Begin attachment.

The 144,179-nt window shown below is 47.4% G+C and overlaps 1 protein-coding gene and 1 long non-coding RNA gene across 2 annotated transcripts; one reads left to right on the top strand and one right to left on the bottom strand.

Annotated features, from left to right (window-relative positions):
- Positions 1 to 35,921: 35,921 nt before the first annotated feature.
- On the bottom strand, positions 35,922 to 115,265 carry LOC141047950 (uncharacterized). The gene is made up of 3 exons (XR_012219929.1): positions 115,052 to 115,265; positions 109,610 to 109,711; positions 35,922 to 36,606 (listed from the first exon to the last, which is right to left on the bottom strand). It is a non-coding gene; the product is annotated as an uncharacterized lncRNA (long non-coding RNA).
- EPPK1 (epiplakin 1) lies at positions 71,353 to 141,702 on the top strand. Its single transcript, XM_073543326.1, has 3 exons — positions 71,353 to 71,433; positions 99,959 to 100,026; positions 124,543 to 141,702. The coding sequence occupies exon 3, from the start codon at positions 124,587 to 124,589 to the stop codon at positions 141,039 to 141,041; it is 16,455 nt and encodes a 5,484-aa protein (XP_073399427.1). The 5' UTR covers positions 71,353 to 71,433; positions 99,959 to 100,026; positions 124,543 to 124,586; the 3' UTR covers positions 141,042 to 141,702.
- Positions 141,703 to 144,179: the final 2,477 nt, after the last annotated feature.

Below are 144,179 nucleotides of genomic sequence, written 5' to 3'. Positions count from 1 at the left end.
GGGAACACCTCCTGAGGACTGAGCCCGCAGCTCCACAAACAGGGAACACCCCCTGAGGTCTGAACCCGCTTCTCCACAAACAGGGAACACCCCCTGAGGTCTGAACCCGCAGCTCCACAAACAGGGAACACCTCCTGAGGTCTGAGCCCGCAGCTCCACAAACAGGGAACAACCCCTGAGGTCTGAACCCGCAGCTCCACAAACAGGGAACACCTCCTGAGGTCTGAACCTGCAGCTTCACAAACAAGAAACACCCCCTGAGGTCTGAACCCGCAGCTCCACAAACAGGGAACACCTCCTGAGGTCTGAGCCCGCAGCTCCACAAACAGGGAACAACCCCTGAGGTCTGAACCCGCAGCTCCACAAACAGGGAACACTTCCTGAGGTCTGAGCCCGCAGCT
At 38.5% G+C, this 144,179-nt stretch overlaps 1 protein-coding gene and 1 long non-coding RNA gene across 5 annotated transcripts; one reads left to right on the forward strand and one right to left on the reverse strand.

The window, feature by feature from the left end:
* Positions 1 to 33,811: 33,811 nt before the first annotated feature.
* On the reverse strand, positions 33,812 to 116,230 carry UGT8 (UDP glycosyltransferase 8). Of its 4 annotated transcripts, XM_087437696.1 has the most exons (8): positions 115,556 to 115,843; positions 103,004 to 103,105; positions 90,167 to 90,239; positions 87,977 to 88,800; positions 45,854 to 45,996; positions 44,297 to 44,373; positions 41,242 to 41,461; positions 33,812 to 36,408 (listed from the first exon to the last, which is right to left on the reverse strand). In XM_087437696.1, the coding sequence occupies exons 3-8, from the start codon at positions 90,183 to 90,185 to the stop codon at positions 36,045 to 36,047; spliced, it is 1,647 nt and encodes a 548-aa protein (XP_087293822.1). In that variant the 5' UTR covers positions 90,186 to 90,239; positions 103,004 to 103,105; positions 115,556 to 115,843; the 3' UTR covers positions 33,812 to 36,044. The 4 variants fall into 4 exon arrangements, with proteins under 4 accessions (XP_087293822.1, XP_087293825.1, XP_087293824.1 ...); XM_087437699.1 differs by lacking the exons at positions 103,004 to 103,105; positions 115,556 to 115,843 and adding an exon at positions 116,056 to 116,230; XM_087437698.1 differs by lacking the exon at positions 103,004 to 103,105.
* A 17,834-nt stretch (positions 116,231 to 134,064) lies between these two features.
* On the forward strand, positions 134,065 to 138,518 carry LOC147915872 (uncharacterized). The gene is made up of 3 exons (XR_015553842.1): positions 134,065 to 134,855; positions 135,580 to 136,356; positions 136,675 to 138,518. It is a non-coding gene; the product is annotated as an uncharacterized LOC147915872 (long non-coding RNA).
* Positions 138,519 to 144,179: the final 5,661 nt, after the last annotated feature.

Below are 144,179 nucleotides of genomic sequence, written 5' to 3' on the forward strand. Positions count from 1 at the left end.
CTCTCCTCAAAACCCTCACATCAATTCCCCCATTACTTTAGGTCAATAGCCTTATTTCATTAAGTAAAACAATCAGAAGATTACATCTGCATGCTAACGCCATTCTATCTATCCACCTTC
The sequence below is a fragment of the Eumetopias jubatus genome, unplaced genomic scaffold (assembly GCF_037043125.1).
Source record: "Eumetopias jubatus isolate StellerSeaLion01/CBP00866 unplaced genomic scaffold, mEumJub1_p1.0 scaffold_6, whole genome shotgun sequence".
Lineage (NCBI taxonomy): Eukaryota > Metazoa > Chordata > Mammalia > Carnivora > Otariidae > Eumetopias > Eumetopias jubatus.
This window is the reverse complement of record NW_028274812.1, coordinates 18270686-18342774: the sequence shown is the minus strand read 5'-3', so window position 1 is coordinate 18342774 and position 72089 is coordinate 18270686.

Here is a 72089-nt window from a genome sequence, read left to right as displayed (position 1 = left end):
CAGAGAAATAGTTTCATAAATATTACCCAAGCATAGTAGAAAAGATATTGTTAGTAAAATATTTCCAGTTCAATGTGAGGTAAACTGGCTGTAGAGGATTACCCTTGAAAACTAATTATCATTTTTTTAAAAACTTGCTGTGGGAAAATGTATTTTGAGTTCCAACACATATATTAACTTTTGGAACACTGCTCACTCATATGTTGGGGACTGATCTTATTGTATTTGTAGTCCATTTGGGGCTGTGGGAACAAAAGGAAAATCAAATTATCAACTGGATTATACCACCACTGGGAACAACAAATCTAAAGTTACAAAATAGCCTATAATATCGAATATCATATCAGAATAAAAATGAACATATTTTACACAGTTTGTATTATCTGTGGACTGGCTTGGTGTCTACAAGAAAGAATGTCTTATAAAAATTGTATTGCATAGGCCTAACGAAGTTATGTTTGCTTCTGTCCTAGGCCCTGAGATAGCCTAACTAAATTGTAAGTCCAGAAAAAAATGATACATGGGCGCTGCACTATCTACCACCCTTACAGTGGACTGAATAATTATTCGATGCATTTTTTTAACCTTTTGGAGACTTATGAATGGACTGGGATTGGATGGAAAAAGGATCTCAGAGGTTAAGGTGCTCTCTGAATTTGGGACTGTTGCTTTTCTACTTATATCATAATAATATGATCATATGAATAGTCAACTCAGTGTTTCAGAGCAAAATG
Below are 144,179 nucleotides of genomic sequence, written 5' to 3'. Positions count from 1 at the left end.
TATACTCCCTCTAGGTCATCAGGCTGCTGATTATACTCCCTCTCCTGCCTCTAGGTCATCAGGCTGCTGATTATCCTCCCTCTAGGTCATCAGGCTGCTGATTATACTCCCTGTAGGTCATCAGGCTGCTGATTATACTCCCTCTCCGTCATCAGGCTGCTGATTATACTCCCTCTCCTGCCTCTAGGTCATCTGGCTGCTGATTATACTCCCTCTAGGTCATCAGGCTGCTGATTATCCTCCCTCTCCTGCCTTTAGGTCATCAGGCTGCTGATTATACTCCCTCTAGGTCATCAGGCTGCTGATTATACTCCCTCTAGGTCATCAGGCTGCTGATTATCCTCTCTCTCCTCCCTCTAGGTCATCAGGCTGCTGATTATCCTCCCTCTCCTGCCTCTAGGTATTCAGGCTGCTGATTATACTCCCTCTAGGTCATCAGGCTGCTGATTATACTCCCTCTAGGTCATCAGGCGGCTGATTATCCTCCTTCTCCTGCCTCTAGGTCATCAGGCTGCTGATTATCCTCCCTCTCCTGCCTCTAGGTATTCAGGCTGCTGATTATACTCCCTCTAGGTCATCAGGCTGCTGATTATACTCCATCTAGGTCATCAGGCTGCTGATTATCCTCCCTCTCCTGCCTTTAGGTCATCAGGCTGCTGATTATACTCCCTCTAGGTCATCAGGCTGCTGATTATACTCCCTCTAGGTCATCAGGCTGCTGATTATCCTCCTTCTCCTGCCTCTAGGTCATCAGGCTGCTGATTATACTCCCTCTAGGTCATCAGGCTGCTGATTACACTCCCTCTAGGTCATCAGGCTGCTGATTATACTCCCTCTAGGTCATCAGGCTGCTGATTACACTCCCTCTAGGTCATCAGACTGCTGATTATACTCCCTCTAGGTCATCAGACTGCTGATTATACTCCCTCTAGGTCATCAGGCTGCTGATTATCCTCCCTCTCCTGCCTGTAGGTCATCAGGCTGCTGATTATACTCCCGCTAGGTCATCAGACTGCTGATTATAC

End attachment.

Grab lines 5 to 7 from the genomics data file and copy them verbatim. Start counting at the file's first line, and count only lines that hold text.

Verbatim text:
- EPPK1 (epiplakin 1) lies at positions 71,353 to 141,702 on the top strand. Its single transcript, XM_073543326.1, has 3 exons — positions 71,353 to 71,433; positions 99,959 to 100,026; positions 124,543 to 141,702. The coding sequence occupies exon 3, from the start codon at positions 124,587 to 124,589 to the stop codon at positions 141,039 to 141,041; it is 16,455 nt and encodes a 5,484-aa protein (XP_073399427.1). The 5' UTR covers positions 71,353 to 71,433; positions 99,959 to 100,026; positions 124,543 to 124,586; the 3' UTR covers positions 141,042 to 141,702.
- Positions 141,703 to 144,179: the final 2,477 nt, after the last annotated feature.

Below are 144,179 nucleotides of genomic sequence, written 5' to 3'. Positions count from 1 at the left end.